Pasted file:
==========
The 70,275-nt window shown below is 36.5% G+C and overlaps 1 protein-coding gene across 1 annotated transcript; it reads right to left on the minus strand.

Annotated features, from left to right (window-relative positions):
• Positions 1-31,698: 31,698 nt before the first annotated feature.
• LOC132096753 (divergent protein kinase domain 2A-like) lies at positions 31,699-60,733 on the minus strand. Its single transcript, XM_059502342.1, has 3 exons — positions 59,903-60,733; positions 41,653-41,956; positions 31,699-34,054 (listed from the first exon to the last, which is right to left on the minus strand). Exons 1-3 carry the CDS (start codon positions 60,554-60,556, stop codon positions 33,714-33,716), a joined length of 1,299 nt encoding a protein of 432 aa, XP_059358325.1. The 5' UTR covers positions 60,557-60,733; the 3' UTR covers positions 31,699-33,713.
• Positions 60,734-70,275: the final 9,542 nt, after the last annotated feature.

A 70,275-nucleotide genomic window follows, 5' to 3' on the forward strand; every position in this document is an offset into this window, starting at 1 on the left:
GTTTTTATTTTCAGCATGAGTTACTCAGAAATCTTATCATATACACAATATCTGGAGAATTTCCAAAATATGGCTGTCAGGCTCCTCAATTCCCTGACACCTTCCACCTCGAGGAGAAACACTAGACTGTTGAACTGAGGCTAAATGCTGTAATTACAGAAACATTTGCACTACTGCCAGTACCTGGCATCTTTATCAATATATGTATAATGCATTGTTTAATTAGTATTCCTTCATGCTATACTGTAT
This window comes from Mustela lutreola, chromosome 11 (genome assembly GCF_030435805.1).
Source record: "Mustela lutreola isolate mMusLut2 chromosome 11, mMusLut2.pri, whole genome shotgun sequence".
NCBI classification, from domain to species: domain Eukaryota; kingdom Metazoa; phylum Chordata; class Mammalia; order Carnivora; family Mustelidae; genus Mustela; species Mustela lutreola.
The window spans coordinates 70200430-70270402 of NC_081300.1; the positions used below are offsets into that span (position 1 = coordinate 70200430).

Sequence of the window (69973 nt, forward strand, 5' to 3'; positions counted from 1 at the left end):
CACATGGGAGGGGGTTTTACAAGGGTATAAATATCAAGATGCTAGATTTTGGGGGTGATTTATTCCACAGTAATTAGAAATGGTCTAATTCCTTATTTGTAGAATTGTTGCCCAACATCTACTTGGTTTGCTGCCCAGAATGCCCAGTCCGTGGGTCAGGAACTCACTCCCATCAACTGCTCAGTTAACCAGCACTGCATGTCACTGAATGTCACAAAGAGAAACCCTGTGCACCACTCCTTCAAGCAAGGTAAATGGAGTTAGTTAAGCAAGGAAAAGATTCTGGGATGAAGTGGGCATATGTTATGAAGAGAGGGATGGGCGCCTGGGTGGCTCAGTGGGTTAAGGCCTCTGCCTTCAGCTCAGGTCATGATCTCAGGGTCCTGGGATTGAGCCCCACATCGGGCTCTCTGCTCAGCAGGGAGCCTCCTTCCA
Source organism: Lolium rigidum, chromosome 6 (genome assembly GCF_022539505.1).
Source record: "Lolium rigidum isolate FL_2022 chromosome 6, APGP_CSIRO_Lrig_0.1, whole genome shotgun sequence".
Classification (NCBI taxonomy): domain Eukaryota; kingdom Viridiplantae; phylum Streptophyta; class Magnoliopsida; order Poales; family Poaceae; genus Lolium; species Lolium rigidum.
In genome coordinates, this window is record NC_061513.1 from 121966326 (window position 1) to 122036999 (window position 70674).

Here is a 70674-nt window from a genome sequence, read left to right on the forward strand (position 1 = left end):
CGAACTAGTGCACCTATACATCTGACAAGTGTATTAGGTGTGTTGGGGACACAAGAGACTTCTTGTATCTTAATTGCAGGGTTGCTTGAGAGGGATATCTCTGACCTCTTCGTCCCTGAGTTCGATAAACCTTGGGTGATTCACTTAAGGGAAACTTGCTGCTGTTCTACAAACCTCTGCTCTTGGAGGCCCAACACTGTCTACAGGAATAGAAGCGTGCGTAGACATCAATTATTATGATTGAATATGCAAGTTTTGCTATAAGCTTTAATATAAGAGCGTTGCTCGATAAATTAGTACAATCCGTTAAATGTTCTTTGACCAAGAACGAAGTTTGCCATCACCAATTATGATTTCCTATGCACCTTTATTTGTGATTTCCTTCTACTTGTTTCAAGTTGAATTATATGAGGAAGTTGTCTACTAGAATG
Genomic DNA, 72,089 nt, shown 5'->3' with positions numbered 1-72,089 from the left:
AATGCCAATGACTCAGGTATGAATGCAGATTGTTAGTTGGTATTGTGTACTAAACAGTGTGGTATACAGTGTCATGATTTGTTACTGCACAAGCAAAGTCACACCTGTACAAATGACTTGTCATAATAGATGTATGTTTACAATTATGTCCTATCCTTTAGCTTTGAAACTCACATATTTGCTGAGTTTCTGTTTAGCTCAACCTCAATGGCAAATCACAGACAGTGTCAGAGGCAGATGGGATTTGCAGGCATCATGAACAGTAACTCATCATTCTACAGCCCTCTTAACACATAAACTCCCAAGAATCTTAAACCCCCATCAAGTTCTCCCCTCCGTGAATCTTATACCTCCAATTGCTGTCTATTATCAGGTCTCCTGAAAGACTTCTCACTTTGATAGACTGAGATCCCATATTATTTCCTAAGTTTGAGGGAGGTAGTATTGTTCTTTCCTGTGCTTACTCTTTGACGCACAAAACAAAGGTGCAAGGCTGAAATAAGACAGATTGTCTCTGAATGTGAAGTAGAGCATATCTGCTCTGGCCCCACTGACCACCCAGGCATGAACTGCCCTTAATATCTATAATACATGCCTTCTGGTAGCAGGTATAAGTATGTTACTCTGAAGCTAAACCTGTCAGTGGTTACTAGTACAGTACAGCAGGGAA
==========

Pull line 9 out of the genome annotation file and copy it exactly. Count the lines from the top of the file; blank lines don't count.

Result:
Source record: "Mustela lutreola isolate mMusLut2 chromosome 11, mMusLut2.pri, whole genome shotgun sequence".